- involved, indicated, or suggested without being directly or explicitly stated; tacitly understood: an implied rebuke; an implied compliment.
Origin of implied
- to indicate or suggest without being explicitly stated: His words implied a lack of faith.
- (of words) to signify or mean.
- to involve as a necessary circumstance: Speech implies a speaker.
- Obsolete. to enfold.
Origin of imply
SynonymsSee more synonyms on Thesaurus.com
Examples from the Web for implied
“Call me when the plane leaves the ground,” she said, in a tone that implied she knew her husband well.Mario Cuomo, a Frustrating Hero to Democrats, Is Dead at 82
January 2, 2015
In doing so, he implied the obsolescence of that most embedded of British watering holes, the pub.Beer Countries vs. Wine Countries
December 7, 2014
It was a duel on a larger scale, with all the uncertainty and danger that implied.How Clausewitz Invented Modern War
James A. Warren
November 24, 2014
Pulitzer Prize-winning columnist George Will implied in an interview that Ebola may be airborne.George Will, Fox News, and the Beginning of an Ebola Conspiracy
October 22, 2014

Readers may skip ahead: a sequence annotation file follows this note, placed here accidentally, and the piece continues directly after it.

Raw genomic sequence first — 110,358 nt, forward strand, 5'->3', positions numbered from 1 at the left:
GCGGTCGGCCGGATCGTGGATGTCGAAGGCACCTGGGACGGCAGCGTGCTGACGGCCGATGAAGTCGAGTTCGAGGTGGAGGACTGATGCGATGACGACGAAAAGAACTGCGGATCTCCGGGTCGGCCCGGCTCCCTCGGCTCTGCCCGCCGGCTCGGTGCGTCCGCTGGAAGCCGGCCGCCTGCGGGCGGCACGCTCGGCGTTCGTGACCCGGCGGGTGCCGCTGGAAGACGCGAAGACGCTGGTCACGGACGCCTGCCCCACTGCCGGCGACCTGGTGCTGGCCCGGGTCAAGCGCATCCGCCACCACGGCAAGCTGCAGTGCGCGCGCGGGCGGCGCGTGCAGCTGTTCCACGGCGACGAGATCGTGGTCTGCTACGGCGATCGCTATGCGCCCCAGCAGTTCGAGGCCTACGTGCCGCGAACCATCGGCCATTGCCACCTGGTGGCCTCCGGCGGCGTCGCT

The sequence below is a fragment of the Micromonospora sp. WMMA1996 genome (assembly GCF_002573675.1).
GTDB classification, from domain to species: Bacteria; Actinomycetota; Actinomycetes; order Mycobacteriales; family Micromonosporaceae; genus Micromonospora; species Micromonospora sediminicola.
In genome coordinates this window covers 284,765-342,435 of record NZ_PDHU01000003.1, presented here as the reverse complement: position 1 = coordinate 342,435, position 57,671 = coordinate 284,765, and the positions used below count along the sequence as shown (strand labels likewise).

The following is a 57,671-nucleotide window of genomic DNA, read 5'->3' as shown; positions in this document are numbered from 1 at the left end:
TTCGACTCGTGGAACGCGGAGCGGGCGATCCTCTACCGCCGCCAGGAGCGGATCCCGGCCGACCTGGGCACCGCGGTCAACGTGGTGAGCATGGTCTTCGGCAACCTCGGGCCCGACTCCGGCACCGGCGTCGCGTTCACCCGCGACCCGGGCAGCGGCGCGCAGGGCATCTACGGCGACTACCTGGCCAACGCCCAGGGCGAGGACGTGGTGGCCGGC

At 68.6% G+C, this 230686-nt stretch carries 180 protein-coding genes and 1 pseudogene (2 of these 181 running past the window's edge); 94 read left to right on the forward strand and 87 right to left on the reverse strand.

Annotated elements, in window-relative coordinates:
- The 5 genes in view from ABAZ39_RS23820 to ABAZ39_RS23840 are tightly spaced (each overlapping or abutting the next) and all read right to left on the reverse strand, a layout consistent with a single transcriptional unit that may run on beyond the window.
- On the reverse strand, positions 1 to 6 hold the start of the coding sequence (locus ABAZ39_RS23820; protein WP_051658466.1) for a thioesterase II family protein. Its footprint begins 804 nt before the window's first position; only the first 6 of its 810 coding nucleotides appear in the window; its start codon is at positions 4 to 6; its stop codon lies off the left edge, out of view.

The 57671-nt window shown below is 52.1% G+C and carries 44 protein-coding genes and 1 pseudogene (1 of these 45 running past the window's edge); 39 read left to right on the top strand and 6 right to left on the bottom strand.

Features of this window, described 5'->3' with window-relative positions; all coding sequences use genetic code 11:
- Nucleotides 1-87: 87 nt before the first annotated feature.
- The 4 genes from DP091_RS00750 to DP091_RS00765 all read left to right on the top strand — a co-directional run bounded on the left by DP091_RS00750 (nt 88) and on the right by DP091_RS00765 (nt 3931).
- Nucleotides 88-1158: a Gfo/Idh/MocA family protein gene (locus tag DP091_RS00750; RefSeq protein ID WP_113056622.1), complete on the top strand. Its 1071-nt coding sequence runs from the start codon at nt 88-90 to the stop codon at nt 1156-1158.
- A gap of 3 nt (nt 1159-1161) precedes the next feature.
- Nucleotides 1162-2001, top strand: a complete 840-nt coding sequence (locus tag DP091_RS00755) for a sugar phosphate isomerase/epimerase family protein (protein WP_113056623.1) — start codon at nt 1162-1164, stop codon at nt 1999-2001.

But Francis has also implied that his hands are tied when it comes to changing doctrine or altering church teachings.The Pope vs. the Church on Family Values?
Barbie Latza Nadeau
October 6, 2014
There was an implied crime-partnership in her glance which revolted him.
Crane must know that it was his implied desires that had led up to the stopping of Lucretia.
He had felt a moral superiority in denying the implied bad habits.
Day after day, she was ridiculed for what implied no blame, and admitted of no remedy.Female Scripture Biographies, Vol. I
Francis Augustus Cox
It was a species of punctuation, and implied that Mr. Morgan had finished his remark.The Slave Of The Lamp
Henry Seton Merriman
- hinted at or suggested; not directly expressedan implied criticism
- to express or indicate by a hint; suggestwhat are you implying by that remark?
- to suggest or involve as a necessary consequence
- logic to enable (a conclusion) to be inferred
- obsolete to entangle or enfold
Word Origin and History for implied
late 14c., "to enfold, enwrap, entangle" (the classical Latin sense), from Old French emplier, from Latin implicare "involve" (see implication). Meaning "to involve something unstated as a logical consequence" first recorded c.1400; that of "to hint at" from 1580s. Related: Implied; implying. The distinction between imply and infer is in "What do you imply by that remark?" But, "What am I to infer from that remark?"